Until two years ago, January through February was the busiest and most exhausting time for the American toy industry. Toy people began their year by attending three global toy shows in a matter of weeks. Like nomads, they started the year with a two-week stay in Hong Kong, followed by a trip to the Spielwarenmesse in Nuremberg in early February, and concluded with Toy Fair in February.
Like nomads, toy people schlepped boxes of samples, suitcases, briefcases, and themselves onto planes, trains, and automobiles. In less than two months, those who attended all three of these events had seen a multitude of buyers, inventors, and company executives. They had eaten too much, drank too much, and slept too little. They had made so many presentations that they were doing them in their sleep.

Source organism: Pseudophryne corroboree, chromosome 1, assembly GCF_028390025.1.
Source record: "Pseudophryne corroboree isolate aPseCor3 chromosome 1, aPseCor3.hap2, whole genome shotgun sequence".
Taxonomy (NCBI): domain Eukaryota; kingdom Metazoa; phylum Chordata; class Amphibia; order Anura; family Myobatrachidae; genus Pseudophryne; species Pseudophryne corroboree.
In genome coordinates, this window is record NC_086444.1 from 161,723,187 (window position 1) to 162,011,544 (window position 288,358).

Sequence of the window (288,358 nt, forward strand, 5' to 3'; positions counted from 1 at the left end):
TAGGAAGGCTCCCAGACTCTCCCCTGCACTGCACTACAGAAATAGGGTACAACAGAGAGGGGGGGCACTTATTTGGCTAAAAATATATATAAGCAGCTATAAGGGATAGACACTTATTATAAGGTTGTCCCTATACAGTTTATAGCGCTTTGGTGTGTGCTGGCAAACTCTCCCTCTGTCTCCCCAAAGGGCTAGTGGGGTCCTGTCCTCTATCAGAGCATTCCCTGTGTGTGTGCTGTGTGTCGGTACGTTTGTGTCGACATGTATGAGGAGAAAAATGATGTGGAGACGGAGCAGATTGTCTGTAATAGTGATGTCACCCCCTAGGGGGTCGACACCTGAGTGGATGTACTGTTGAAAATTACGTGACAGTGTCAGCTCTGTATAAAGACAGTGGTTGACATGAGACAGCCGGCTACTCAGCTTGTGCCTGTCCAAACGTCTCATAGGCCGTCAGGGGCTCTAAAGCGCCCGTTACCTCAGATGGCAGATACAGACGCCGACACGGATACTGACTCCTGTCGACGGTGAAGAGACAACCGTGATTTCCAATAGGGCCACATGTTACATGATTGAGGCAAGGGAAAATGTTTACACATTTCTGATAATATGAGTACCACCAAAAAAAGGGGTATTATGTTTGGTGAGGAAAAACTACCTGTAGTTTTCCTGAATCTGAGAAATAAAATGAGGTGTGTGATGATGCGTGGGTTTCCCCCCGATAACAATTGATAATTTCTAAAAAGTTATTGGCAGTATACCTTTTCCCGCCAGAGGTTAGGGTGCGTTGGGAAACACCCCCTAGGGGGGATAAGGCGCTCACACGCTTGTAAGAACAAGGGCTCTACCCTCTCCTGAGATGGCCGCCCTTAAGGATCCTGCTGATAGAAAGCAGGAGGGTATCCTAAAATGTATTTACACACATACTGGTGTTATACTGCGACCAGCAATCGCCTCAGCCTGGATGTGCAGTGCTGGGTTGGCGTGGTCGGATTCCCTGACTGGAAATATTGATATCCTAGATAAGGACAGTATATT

That was then, and this is now. Quarantines and mandatory isolation for newly arrived visitors have disrupted travel to Hong Kong and China. It is unlikely we will see Hong Kong for the next two years. The Toy Association moved the 118-year-old Toy Fair from February to September.
What was once a busy two-month period is down to one global show – The Spielwarenmesse. This Nuremberg-based show, taking place February 1-5, now stands alone as the premier toy winter event – by a magnitude.
Whatever in-person business you did in Hong Kong or New York (buying and selling, sourcing, etc.) will now need to be done at The Spielwarenmesse in Nuremberg. Those who regularly attend or exhibit at the Spielwarenmesse will have no challenge adapting to the new calendar. However, those who have never been may find the prospect daunting.
The Spielwarenmesse is big – really big. There are 18 buildings so bring good walking shoes.
To help those who have never made the pilgrimage, I will publish a series of articles providing the knowledge needed to get to and around the show, know where to stay, and how to get the most out of the experience – and it is an experience.
In the mean time, you can learn more by clicking here.